Logic is the study of formal systems of reasoning, especially of the deductive variety. It is one of the few fundamental philosophical subdisciplines, along with metaphysics, ontology and aesthetics. Logic has taken on considerable importance in recent mathematical developments, and one of the ...

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Is there a name or category for these misleading propositions?

Example I never lost in tennis against Roger Federer. It's a negation and 'true' but it's misleading. In fact I never played tennis against Federer. I'm looking for a name or a category for ...
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17 views

Is there a logic to formalize the concept of “understanding” [on hold]

The question may seem little bit weird given that philosophers have been struggling to have a full grasp on the concept of "understanding". But I'm wondering if there are any logics (modal-based or ...
2
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1answer
24 views

English Sentence to Logical Proposition Doubt

I am a newbie to Stack-Exchange and if there is any problem in my question -- I apologize beforehand . I was working my way through some Propositional Logic Questions in Discrete Maths by Rosen , ...
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1answer
43 views

Fungible Money Question

Suppose that there are two people, A and B. Each has a physical dollar bill. Each donates the dollar bill to an organization. The organization buys something for a dollar. First suppose that the ...
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3answers
74 views

Can you infer a house exists from the proposition “food cannot be found in any house”?

Give this statement "Food cannot be found in any house (in this area)" Can you correctly infer that "There is AT LEAST a house (in this area)"
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0answers
14 views

What is the purpose of winter bash? [migrated]

These kinds of activities are fun. Why do we do them? To bring joy to ourselves or the users?
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3answers
80 views

Is the science Physics allowed to ignore the rules of Philosophy of Science resp. the Scientific Method [on hold]

The Scientific Method in Science determines that premises, on which a theory is based, must be experimental verified, when possible. It is however possible that theories of the past are based on ...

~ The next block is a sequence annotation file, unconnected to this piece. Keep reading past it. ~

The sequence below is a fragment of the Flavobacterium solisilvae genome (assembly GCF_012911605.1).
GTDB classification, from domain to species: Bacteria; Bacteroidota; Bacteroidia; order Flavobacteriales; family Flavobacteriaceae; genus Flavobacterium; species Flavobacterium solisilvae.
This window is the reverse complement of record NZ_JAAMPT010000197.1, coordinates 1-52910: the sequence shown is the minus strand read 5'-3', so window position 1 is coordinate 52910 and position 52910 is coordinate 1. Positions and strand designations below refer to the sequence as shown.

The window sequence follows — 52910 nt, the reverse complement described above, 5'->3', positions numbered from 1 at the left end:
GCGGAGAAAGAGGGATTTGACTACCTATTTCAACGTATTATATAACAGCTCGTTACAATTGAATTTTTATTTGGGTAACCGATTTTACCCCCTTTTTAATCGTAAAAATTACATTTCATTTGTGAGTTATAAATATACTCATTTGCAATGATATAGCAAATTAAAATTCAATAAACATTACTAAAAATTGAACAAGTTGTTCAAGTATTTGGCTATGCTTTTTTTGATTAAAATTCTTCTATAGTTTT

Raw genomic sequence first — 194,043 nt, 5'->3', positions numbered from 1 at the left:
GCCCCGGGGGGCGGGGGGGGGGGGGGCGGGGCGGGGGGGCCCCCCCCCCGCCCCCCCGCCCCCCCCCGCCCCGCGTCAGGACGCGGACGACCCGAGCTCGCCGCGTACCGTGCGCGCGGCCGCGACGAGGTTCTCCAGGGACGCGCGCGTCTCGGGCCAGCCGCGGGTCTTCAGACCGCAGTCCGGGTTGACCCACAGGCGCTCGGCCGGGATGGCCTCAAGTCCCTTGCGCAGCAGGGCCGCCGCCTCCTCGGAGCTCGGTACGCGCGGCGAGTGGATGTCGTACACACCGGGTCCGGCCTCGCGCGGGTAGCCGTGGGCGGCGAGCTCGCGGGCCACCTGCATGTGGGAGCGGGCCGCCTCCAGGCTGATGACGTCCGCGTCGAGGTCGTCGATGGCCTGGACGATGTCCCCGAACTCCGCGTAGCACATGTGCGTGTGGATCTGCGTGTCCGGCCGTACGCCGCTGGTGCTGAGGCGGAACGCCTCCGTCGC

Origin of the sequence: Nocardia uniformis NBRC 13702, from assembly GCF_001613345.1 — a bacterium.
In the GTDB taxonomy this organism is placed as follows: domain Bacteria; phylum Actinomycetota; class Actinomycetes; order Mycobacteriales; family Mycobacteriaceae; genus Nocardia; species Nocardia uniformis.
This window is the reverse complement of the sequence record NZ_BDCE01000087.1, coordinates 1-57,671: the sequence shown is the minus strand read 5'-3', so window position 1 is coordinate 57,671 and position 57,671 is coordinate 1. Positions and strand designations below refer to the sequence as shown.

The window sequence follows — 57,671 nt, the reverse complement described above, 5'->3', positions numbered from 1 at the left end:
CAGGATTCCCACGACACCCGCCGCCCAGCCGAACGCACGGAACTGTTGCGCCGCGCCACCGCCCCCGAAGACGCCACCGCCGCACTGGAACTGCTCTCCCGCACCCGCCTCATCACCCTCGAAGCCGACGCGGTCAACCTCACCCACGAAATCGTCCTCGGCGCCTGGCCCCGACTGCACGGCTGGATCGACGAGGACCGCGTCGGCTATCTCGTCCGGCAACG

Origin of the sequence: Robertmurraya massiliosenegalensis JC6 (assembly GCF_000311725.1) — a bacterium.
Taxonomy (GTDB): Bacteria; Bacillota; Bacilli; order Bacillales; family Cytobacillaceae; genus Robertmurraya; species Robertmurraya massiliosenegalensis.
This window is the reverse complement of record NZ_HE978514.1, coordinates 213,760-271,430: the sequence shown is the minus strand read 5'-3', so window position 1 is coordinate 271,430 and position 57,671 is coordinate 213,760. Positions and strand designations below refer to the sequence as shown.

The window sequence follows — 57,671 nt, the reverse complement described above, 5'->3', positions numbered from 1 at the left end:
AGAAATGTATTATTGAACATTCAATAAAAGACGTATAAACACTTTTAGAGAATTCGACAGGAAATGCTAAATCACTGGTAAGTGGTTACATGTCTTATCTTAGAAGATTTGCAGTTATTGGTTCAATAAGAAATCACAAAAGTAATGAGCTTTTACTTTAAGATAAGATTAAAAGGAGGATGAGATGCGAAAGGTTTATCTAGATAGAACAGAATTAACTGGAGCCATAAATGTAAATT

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4answers
97 views

Why is it wrong to deduce determinism from a logical law?

In Aristotle's famous sea battle argument, he argues from bivalence (or something like it) to determinism. Stalnacker has an argument to determinism using standard logical laws, as well. My question ...
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1answer
43 views

Double arrow elimination

I know that P <=> Q becomes (p => q) ^ (q => p)using double arrow elimination but how about the following ? ~(P <=> Q) becoming ~(p => q) ^ ~(q => p) ? Also (~P <=> Q) ...
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2answers
130 views

Why does Aristotle suggest One is not a number?

Parmenides showed Nothing is not the same as Zero; the second is a number, and the first is not, in more than one sense; it also differs from the Buddhist notion of Sunyatta, which is nothing in a ...
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1answer
70 views

Predicate logic and quantifiers

Here are two sentences in Predicate Logic: For all x, there exists a y (If x is F, then x > y) For all x (If x is F, then there exists a y (x > y)) The difference is that in the first example, all ...
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1answer
55 views

If philosophical thought didn't existed? [on hold]

I am newly interested in philosophy. I am wandering, because of philosophy we got this far today (science, technology and human rights), but is it possible and what if the first men didn't start to ...